74% of ransomware, 57% of adware, and 14% of banker malware abuse a specific app permission to target nearly 40 percent of all Android users – by overlaying screens, displaying fraudulent ads and phishing scams over apps.
The permission in question – SYSTEM_ALERT_WINDOW, introduced in Android 6.0 (Marshmallow) in October 2015 – forced users to explicitly bestow each app with permission to draw over other apps.
But this created a problem for legitimate apps, whose normal functioning depended on this permission – tech-unsavvy users did not understand the steps they had to go through to give that permission, or were spooked when a legitimate app asked that one permission separately.
So, a month later, Google released Android version 6.0.1, and among the things that it changed was the following: all apps downloaded from Google Play were granted run-time permissions, which are later used to grant the SYSTEM_ALERT_WINDOW permission.
“This means that a malicious app downloaded directly from the app store will be automatically granted this dangerous permission,” the Check Point researchers pointed out. This move effectively nixed the security mechanism introduced in the previous version of the mobile OS.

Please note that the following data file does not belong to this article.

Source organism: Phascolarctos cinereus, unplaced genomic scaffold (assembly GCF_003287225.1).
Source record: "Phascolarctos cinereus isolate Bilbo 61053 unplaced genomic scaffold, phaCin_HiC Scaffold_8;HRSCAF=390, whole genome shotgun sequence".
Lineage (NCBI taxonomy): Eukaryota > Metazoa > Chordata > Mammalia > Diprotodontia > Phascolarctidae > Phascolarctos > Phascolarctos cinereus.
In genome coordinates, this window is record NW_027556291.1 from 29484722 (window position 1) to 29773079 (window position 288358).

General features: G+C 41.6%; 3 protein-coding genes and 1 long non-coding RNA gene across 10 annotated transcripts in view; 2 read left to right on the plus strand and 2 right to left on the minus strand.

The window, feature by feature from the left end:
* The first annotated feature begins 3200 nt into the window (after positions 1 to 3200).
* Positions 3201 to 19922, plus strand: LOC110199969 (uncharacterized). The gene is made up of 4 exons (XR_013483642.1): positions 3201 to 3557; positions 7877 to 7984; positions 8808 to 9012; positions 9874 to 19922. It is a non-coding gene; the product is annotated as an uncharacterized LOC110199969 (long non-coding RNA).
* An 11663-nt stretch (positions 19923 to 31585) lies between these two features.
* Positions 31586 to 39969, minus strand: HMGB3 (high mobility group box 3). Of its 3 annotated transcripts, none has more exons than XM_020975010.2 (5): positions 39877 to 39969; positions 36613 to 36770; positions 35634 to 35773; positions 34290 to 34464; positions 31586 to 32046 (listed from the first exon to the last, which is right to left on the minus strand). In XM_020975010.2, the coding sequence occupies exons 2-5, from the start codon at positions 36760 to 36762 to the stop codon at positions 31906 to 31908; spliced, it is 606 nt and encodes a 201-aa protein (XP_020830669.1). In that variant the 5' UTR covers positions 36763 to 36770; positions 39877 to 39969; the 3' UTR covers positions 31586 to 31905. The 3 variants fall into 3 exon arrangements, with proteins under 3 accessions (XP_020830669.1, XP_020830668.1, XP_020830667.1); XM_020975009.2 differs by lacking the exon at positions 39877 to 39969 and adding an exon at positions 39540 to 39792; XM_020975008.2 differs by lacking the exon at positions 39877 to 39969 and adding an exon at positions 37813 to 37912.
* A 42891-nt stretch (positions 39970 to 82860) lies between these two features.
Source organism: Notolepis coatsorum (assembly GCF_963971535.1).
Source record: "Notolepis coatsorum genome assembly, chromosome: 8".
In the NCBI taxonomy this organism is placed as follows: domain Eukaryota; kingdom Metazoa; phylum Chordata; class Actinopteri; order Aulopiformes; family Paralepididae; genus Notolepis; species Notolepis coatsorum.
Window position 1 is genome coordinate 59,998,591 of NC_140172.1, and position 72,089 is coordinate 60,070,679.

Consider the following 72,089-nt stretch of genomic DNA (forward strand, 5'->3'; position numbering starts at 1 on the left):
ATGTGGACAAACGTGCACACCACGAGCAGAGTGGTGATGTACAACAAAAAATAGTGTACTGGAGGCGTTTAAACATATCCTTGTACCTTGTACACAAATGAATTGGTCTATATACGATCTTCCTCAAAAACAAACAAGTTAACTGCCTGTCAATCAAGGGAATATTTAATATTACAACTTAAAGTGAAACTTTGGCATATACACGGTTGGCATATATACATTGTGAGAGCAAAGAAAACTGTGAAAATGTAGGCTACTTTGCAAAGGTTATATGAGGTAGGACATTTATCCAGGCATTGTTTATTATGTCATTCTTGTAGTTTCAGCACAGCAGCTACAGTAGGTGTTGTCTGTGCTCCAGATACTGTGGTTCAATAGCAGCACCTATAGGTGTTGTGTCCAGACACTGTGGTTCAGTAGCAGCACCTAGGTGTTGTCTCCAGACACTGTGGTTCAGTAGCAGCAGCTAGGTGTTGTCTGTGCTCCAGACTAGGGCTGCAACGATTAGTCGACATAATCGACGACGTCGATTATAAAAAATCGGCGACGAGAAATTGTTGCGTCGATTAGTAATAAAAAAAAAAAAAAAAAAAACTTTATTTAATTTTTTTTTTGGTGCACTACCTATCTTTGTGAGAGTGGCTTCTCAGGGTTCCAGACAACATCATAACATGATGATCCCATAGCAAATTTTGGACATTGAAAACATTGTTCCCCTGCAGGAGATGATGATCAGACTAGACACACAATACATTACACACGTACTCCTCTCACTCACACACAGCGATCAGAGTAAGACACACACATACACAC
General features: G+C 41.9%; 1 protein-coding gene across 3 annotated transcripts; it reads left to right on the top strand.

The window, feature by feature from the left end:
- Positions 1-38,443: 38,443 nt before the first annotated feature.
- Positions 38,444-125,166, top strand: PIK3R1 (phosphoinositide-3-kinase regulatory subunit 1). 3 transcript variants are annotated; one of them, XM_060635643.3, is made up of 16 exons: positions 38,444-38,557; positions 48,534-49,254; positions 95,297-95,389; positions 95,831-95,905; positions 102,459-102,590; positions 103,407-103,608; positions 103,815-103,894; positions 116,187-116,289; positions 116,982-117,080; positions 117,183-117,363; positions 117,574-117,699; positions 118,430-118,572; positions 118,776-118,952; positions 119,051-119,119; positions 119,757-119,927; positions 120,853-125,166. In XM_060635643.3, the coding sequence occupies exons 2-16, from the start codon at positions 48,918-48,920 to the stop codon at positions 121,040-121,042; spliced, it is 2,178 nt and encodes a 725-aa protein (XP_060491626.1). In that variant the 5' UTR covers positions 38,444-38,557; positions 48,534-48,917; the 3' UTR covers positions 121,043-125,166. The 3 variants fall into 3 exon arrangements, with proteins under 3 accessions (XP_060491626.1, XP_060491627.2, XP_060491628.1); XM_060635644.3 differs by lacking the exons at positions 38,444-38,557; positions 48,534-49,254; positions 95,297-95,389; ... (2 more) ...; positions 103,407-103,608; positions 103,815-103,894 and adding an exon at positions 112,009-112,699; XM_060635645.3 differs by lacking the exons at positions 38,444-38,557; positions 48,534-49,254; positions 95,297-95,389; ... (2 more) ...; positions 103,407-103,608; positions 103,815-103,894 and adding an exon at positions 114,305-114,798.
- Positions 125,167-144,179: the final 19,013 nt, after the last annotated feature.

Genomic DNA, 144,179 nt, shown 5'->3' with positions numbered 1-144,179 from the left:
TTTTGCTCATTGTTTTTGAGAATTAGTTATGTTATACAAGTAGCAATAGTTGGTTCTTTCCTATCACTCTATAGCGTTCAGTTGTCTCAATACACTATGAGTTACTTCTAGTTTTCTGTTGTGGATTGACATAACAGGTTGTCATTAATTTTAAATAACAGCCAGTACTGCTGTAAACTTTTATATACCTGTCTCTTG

A change is planned, but it’s far off
Google – and Android users – then continue to rely on Google Bouncer, the company’s scanning tool for spotting malicious before they are offered on Google Play. But, as we have almost daily proof, this defense in not enough.
Google is reportedly planning a better solution for this particular problem, to be implemented in the next big Android release – “Android O” (the final name is yet to be chosen).
“This will be done by creating a new restrictive permission called TYPE_APPLICATION_OVERLAY, which blocks windows from being positioned above any critical system windows, allowing users to access settings and block an app from displaying alert windows,” the researchers explained.
Unfortunately, this change is still quite a way off – Android O will be released in summer or even as late as autumn 2017.
In the meantime, users can protect themselves against these threats by being careful what they download from Google Play, and by using security apps that identify and block malware.
Also, it’s difficult to say how many users will upgrade to the latest Android offering once it’s released. Android Nougat (7.0) has been out for nearly a year, and only 6.6 percent of Android users are using it.
It’s also good to note that over 60 percent of Android users are still stuck with Android Lollipop (5.0 and 5.1) or earlier, providing malware peddlers with a huge number of potential victims that have poor defenses at their disposal. Maybe that’s a problem Google could also try to find a solution for.